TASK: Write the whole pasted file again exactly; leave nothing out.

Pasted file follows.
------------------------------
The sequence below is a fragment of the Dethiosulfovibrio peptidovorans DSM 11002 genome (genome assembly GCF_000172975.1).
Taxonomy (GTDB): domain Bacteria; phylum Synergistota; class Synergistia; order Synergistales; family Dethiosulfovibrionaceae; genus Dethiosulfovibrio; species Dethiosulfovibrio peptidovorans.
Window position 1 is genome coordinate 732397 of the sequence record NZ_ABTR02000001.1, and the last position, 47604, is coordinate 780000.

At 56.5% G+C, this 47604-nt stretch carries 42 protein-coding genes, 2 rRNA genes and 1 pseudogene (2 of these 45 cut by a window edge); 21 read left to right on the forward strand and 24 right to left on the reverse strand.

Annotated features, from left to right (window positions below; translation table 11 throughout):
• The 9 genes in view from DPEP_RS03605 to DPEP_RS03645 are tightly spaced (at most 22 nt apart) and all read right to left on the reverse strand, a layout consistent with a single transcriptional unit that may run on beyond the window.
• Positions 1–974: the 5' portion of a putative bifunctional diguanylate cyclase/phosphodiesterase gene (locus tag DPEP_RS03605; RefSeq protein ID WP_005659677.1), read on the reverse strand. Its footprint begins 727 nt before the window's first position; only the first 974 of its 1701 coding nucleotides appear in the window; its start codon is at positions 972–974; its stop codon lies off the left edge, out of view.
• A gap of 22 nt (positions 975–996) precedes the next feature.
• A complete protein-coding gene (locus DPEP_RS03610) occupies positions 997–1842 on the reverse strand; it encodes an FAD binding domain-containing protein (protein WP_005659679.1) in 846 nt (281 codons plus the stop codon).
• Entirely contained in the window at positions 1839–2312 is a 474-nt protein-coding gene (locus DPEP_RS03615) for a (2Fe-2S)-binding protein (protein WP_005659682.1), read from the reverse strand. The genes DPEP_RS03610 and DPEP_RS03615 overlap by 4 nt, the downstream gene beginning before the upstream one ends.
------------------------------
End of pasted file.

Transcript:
The sequence below is a fragment of the Dethiosulfovibrio peptidovorans DSM 11002 genome (genome assembly GCF_000172975.1).
Taxonomy (GTDB): domain Bacteria; phylum Synergistota; class Synergistia; order Synergistales; family Dethiosulfovibrionaceae; genus Dethiosulfovibrio; species Dethiosulfovibrio peptidovorans.
Window position 1 is genome coordinate 732397 of the sequence record NZ_ABTR02000001.1, and the last position, 47604, is coordinate 780000.

At 56.5% G+C, this 47604-nt stretch carries 42 protein-coding genes, 2 rRNA genes and 1 pseudogene (2 of these 45 cut by a window edge); 21 read left to right on the forward strand and 24 right to left on the reverse strand.

Annotated features, from left to right (window positions below; translation table 11 throughout):
• The 9 genes in view from DPEP_RS03605 to DPEP_RS03645 are tightly spaced (at most 22 nt apart) and all read right to left on the reverse strand, a layout consistent with a single transcriptional unit that may run on beyond the window.
• Positions 1–974: the 5' portion of a putative bifunctional diguanylate cyclase/phosphodiesterase gene (locus tag DPEP_RS03605; RefSeq protein ID WP_005659677.1), read on the reverse strand. Its footprint begins 727 nt before the window's first position; only the first 974 of its 1701 coding nucleotides appear in the window; its start codon is at positions 972–974; its stop codon lies off the left edge, out of view.
• A gap of 22 nt (positions 975–996) precedes the next feature.
• A complete protein-coding gene (locus DPEP_RS03610) occupies positions 997–1842 on the reverse strand; it encodes an FAD binding domain-containing protein (protein WP_005659679.1) in 846 nt (281 codons plus the stop codon).
• Entirely contained in the window at positions 1839–2312 is a 474-nt protein-coding gene (locus DPEP_RS03615) for a (2Fe-2S)-binding protein (protein WP_005659682.1), read from the reverse strand. The genes DPEP_RS03610 and DPEP_RS03615 overlap by 4 nt, the downstream gene beginning before the upstream one ends.